The strange thing about parliament is how incidental it feels so much of the time. That, at least, is what struck me when I worked in the lobby, or parliamentary press gallery, in 2022. I covered politics for this magazine during one of the more tumultuous years in British politics. I was fortunate enough to be in the same parliamentary committee room as Boris Johnson when he realised his government was going to fall. And yet the process of following politics from within the lobby was strangely dissatisfying. I couldn’t have asked for a grander narrative to cover than Johnson’s long descent, but there was something hollow about the way politics was treated within the parliamentary estate. I would sit in the Commons and feel as if the action was elsewhere.
Ian Dunt’s new book, How Westminster Works… and Why It Doesn’t, has explained that feeling to me. The problem, he points out, is that, “Once a policy has been passed, it effectively ceases to exist for the lobby.” Journalists examine proposed policies if they have a chance of provoking legislative or intra-party fights, but once policies have been turned into law, the pack moves on. Was the mass academisation of British schools in the early 2010s a good idea? Is mass university education? How has austerity impacted local government, bus routes, libraries, the judicial system, the selling off of the British state? These aren’t questions you tend to ask as a member of the parliamentary press. The focus is on what is happening now in parliament, this week – the consequences beyond Westminster are ignored.
New journalists, as Dunt puts it, “soon internalise the dynamics and the assumptions” of the lobby. Dunt quotes one newspaper editor’s verdict of his political team’s coverage: “To call it fast food is knocking it too much, but it’s immediate. It’s here and now. Their ability to think laterally is close to zero.”
I’m not sure that’s true: there are many fine journalists in Westminster. But there does seem to be something structurally wrong with the way politics is covered in Britain. All the power of the political press is wielded by lobby journalists, so there is little use in others outside of the lobby covering the consequences of policy. Most of the time, the formidable reporters of Westminster are only focused on stories that fall into one of three boxes: Tory-Labour fights, intra-Tory fights and intra-Labour fights. If an issue does not fit into one of these boxes – the disastrous rise in homelessness over the 2010s, for instance – politicians can usually get away without being scrutinised.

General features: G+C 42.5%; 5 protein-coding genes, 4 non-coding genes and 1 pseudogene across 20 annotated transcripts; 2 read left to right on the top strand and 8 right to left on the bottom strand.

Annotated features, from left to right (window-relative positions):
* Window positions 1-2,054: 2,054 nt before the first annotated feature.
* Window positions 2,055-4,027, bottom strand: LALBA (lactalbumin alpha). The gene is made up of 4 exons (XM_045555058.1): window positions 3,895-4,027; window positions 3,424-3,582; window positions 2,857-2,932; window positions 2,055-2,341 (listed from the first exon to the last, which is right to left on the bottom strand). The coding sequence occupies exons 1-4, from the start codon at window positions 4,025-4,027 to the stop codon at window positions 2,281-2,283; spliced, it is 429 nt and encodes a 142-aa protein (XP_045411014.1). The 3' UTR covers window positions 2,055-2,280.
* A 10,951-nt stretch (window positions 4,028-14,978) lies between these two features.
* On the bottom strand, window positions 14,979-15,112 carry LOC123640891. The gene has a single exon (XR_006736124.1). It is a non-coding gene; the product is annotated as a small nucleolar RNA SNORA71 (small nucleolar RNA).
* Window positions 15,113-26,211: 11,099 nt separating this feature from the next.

Dunt begins his excellent book with one such example: the mindless decision of Chris Grayling, then the justice secretary, to privatise the probation service in 2013. “The project could fall apart in five years if needs be. By then, it would all be a distant memory,” Dunt writes, capturing the mindset of ministers on the make. Grayling wanted to “unleash the dynamism of the free market on the sclerotic world of criminal justice”. But there was a problem with his plan. By introducing a payment-by-results model, where probation providers were paid according to reoffending rates, it created a set of destructive incentives. Reoffending was too unpredictable to be attributed to a single cause: it made no sense to pay according to results, which did not correlate with the work probation officers did. As a consequence, providers simply cut costs instead. The probation system was also torn in two, with officers being randomly assigned to specialise in either the most traumatic and difficult cases or in lesser tasks.